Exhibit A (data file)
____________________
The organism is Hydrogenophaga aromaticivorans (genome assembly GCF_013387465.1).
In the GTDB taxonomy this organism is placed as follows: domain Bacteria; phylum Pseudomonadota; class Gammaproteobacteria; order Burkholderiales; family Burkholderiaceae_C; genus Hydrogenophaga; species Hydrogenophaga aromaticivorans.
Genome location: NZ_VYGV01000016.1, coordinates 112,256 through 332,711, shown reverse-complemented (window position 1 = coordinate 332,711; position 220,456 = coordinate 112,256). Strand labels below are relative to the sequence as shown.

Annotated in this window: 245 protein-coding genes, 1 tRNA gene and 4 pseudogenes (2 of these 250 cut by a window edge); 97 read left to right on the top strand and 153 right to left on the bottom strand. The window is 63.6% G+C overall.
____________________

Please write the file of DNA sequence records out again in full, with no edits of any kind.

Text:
The organism is Hydrogenophaga aromaticivorans (genome assembly GCF_013387465.1).
In the GTDB taxonomy this organism is placed as follows: domain Bacteria; phylum Pseudomonadota; class Gammaproteobacteria; order Burkholderiales; family Burkholderiaceae_C; genus Hydrogenophaga; species Hydrogenophaga aromaticivorans.
Genome location: NZ_VYGV01000016.1, coordinates 112,256 through 332,711, shown reverse-complemented (window position 1 = coordinate 332,711; position 220,456 = coordinate 112,256). Strand labels below are relative to the sequence as shown.

Annotated in this window: 245 protein-coding genes, 1 tRNA gene and 4 pseudogenes (2 of these 250 cut by a window edge); 97 read left to right on the top strand and 153 right to left on the bottom strand. The window is 63.6% G+C overall.